In late January, amid mounting scrutiny of New York’s reporting on COVID-19 deaths in nursing homes, Gov. Andrew Cuomo responded with some exasperation to a question about his administration’s unique way of reporting deaths – counting only deaths that occured in these facilities, and not ones that occurred after residents were transferred to hospitals, in the total count of nursing home fatalities. “Whether a person died in a hospital or died in a nursing home, the people died,” Cuomo said at the time. “But who cares? 33%. 28%. Died in a hospital. Died in a nursing home,” he added. “They died.”
As it turns out, a lot of people care, including public health experts, who say the timely release of complete and granular data on COVID-19 deaths is not only crucial as a matter of public transparency, but also for crafting policies to respond to the evolving public health emergency.
The conflict over the Cuomo administration's handling of and reporting on COVID-19 deaths in nursing homes has blown up in recent weeks, as the state was compelled by a judge to release a more complete count of nursing home deaths – including both deaths in the facilities and in hospitals – which showed the total count was over 13,000, compared to the 8,700 deaths the state had reported a few weeks earlier. (The Cuomo administration didn’t understate the number of total deaths, it just failed to include deaths among nursing home residents – which now total 13,453 – that occurred outside of nursing homes.) The release of this more detailed and complete data was followed by a New York Post report saying that a top Cuomo aide attributed the delay of complete data to fear that it would be used against the administration in a probe by the Department of Justice. Allegations of a coverup, calls for resignations and a semi-apology from Cuomo swiftly followed.
The more detailed and complete a picture the data paints, the better health officials and policymakers are able to respond to a crisis, some public health experts said. In the case of nursing homes, reporting deaths that occured in facilities and in hospitals would have been incredibly useful, said Wafaa El-Sadr, a professor of epidemiology at Columbia University. “It gives you a much better sense of the magnitude of the impact when you combine those two pieces of data together,” she said. “Maybe having those numbers aggregated would have led to raising the flag earlier about the catastrophe that was happening in nursing homes – not just in New York City or New York state – but across the country.”
Data that is as detailed as possible is critical for public health officials and local governments, too. “When you are selectively releasing data – for example, around people who might be dying in the hospital, rather than in nursing homes – what you're doing is you're providing a misleading pattern for the public health community that is trying to understand where to allocate resources in an emergency,” said Harold Pollack, a professor at the University of Chicago’s School of Social Service Administration and co-director of the University of Chicago Health Lab. “It's both a matter of public trust, but also a matter of giving the tools to the people who are trying to come up with a battle plan in real time to deal with an epidemic.”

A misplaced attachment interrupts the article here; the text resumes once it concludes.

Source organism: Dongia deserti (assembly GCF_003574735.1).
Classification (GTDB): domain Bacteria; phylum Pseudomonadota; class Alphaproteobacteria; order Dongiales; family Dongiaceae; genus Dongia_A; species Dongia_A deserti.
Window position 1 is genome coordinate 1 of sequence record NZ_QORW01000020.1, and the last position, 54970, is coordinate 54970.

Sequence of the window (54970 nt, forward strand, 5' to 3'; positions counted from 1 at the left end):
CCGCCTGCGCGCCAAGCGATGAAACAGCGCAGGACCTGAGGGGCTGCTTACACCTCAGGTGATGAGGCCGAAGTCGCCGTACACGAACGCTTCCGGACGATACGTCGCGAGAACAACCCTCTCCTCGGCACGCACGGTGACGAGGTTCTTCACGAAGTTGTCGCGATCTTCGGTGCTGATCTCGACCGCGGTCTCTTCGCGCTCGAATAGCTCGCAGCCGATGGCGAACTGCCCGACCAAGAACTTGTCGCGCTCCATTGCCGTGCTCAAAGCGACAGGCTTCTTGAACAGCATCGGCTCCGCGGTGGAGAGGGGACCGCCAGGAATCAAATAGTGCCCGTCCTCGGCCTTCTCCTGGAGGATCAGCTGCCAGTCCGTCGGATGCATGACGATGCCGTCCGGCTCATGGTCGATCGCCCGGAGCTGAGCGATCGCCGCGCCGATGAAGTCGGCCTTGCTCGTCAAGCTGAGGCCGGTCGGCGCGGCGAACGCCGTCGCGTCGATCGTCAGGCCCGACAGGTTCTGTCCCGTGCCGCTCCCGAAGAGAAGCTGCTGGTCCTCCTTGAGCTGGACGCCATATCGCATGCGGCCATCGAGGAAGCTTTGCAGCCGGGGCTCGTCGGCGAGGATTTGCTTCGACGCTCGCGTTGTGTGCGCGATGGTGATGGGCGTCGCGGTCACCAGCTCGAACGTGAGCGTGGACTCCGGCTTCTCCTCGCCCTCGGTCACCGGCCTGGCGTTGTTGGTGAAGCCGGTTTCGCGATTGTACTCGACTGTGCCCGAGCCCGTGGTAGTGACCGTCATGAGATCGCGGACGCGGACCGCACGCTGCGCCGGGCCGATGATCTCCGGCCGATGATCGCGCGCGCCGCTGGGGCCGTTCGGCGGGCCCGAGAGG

It’s not clear that the lack of data on nursing home deaths was linked to specific missteps in policymaking by the Cuomo administration or local health officials, and it’s hard to speculate what could have been done with more complete data. But in theory, El-Sadr said that more complete data released earlier on might have led to more targeted steps at facilities or in areas seeing a particularly bad spread, such as more stringent quarantine orders. A spokesperson for Cuomo did not respond to a question about how data might have affected policymaking or to the suggestion that more complete data could lead to a better pandemic response.
Rebecca Betensky, a professor and chair of the Department of Biostatistics at New York University’s School of Global Public Health, said that she didn’t see as much of an issue with not including nursing home deaths in hospitals in the count of nursing home deaths in facilities, as long as it was made clear that the count of in-facility deaths didn’t include those hospital deaths. “As long as the context of the data – where they’re coming from and what they mean – is provided alongside the data, then I don’t see a problem with that,” Betensky said. But she noted that if policymakers are asking for a full count of nursing home deaths, for example, in order to craft their response, then that data should be provided.
It’s not just in the conflict over nursing homes that lawmakers and public health experts are calling for a more granular and timely release of COVID-19 data. Both New York City and the state have faced pressure to release detailed demographic data on COVID-19 vaccinations, especially amid concerns that people of color, older New Yorkers and low-income communities will face extra obstacles to getting vaccinated. The city and state have slowly started to release data broken down by categories including race, ethnicity and location.
It’s this kind of detailed data that will allow local health departments or policymakers to target new outreach efforts or build new vaccine hubs in areas with low vaccination rates, for example. “It is by getting these kinds of disaggregated data that you can shine a light on where there's a problem,” El-Sadr said. “Not because you want to point fingers, but because you want to rectify situations that appear either when there's a gap or there's inequity.”
Correction: The latest count of nursing home deaths is 13,453.